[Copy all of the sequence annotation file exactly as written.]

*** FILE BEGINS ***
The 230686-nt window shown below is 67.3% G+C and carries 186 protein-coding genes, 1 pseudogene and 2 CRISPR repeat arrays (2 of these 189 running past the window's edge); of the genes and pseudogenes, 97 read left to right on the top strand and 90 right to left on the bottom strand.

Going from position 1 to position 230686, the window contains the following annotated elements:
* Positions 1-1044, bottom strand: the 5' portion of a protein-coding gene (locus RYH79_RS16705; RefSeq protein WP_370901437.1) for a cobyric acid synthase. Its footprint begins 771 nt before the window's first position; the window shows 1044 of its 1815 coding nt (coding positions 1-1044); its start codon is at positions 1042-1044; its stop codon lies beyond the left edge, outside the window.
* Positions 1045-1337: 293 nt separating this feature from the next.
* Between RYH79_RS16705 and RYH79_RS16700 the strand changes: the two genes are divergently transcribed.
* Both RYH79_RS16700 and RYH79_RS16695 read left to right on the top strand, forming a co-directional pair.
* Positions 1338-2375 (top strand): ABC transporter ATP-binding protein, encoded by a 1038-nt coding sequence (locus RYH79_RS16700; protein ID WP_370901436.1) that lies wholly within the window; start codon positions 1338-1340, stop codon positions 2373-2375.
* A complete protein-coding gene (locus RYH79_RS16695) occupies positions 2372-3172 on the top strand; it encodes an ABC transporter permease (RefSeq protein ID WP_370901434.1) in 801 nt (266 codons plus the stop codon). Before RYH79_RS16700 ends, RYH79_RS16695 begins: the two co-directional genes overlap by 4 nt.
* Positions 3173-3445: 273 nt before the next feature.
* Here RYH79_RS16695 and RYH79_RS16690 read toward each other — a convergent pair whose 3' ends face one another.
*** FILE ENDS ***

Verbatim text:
The 230686-nt window shown below is 67.3% G+C and carries 186 protein-coding genes, 1 pseudogene and 2 CRISPR repeat arrays (2 of these 189 running past the window's edge); of the genes and pseudogenes, 97 read left to right on the top strand and 90 right to left on the bottom strand.

Going from position 1 to position 230686, the window contains the following annotated elements:
* Positions 1-1044, bottom strand: the 5' portion of a protein-coding gene (locus RYH79_RS16705; RefSeq protein WP_370901437.1) for a cobyric acid synthase. Its footprint begins 771 nt before the window's first position; the window shows 1044 of its 1815 coding nt (coding positions 1-1044); its start codon is at positions 1042-1044; its stop codon lies beyond the left edge, outside the window.
* Positions 1045-1337: 293 nt separating this feature from the next.
* Between RYH79_RS16705 and RYH79_RS16700 the strand changes: the two genes are divergently transcribed.
* Both RYH79_RS16700 and RYH79_RS16695 read left to right on the top strand, forming a co-directional pair.
* Positions 1338-2375 (top strand): ABC transporter ATP-binding protein, encoded by a 1038-nt coding sequence (locus RYH79_RS16700; protein ID WP_370901436.1) that lies wholly within the window; start codon positions 1338-1340, stop codon positions 2373-2375.
* A complete protein-coding gene (locus RYH79_RS16695) occupies positions 2372-3172 on the top strand; it encodes an ABC transporter permease (RefSeq protein ID WP_370901434.1) in 801 nt (266 codons plus the stop codon). Before RYH79_RS16700 ends, RYH79_RS16695 begins: the two co-directional genes overlap by 4 nt.
* Positions 3173-3445: 273 nt before the next feature.
* Here RYH79_RS16695 and RYH79_RS16690 read toward each other — a convergent pair whose 3' ends face one another.